I want to become a teacher for the same reason I became an English major. It’s less a matter of choice, than of identity. It’s less a matter of making money or ends meet, and much more about who I am, what I want to do and what makes me happy. In my few years I had the privilege to coach high school sports while taking units at community college before the University of San Diego, I found that the happiest I have ever been was when given the chance to teach, coach, and instruct. I was probably too young to be coaching kids that were in some cases the same age as me, but what I found on those sun soaked fields in late Septembers and wet Springs was that heaven on Earth can exist. I know that can sound cheap, or trite, but to be honest, when I had a lot going on – when my girlfriend at the time had suffered sexual assault at a frat party after going away to college, when I was stuck with a bus pass and a two hour commute for what would have been a fifteen minute drive – I was blown away, completely surprised at just how all the stuff I was worrying about fell away as soon as I stepped onto a field, what was then my classroom. As the years passed, and as my passion for English grew, in my few chances to step up in front of the class, I found myself remarkably more confident, self assured or at peace than I am ever accustomed to being.
I had the chance to coach at three different schools, one of which was Costa Mesa High School, the other, Newport Harbor. They could not have been more different. At the former, I walked up to my freshmen players stretching, only to find the fallen face of Alfredo, my favorite sixteen year defensive end, whose quiet, peaceful sense of assurance inspired me in my more flummoxed moments. However, one day, I noticed something was wrong, and I took the step of asking him what was up. “My sister, coach… she’s pregnant. She’s fifteen. I know the guy who did it, and I want to…” His voice trailed off, and I knew what he meant. Contrast that scene with the one at Newport Harbor, when kids came to practice straight from AP and SAT test prep or Associated Students events, and I got to see two different sides of the same school district, separated by fifteen minutes and two different worlds.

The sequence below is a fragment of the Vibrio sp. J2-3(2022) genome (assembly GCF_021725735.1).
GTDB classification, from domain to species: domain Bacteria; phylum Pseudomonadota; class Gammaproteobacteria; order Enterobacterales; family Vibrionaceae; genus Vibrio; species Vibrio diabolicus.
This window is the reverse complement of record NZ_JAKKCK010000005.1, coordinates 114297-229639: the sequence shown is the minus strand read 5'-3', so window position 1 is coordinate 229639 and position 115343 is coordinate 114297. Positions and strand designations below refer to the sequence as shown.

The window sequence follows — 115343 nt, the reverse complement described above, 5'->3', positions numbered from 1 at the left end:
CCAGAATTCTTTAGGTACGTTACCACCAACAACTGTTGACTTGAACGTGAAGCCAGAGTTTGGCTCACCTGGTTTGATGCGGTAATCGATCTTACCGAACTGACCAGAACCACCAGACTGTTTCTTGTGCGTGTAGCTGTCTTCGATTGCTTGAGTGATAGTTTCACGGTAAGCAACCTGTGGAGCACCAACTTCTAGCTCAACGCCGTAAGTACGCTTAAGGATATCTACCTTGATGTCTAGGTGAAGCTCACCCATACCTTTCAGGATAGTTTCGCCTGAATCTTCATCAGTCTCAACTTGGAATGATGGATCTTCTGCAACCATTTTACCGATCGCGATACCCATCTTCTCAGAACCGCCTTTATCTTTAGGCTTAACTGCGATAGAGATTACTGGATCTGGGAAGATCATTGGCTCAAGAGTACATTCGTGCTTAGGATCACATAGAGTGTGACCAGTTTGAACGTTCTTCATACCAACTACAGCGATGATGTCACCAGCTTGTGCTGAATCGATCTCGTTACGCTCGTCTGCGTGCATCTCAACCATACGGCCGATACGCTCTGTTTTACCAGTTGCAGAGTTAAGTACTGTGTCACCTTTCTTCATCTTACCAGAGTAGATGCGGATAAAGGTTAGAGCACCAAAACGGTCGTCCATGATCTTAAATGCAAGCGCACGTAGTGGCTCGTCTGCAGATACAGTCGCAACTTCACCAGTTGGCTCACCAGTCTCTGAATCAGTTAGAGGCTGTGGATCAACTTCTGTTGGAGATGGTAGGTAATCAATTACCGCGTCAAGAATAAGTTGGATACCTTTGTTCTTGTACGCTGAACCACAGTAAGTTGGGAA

My time at Costa Mesa makes it hard for me to believe that our country’s educational issues and availability of opportunity boil down to individual accountability, or personal responsibility. What I saw were kids without dads, moms who worked too many jobs for too many hours, whose children were lost, filling the hours between class getting out and a parent coming home with the kind of mischief that people seek when they have holes to fill, and little hope.
I too, came from a broken home. My mother was abused by a step-father whose anger issues stemmed from losing his father to a motorcycle at an early age, and suffering the loss of his best friend and brother in the same year, one from which he’s never recovered. I too, know what it is like to come to practice, to play with an angry edge that drew the coach’s attention, praise, and concern. I remember the day I moved out of my mom’s and into my grandmother’s home to escape the chaos, and the next day reading Catcher on the Rye on the bus with no clue what the book was about before starting, heading to a game in Downey wherein my emotions, bottled up, were released in fiery tears and too many fouls. I’ve been there.
I have come from privilege. My grandma gave me the opportunity to go to college, and though I come from a land of cardigans and four dollar coffee, I am no stranger to distress, dysfunction and violence. And, as the years of my childhood come to a close, and as I think forward towards my future, and the one I want for my kids, I know that I want to make sure the children I can reach have the kind of support I way always able to find in the English teacher’s of my not so distant youth.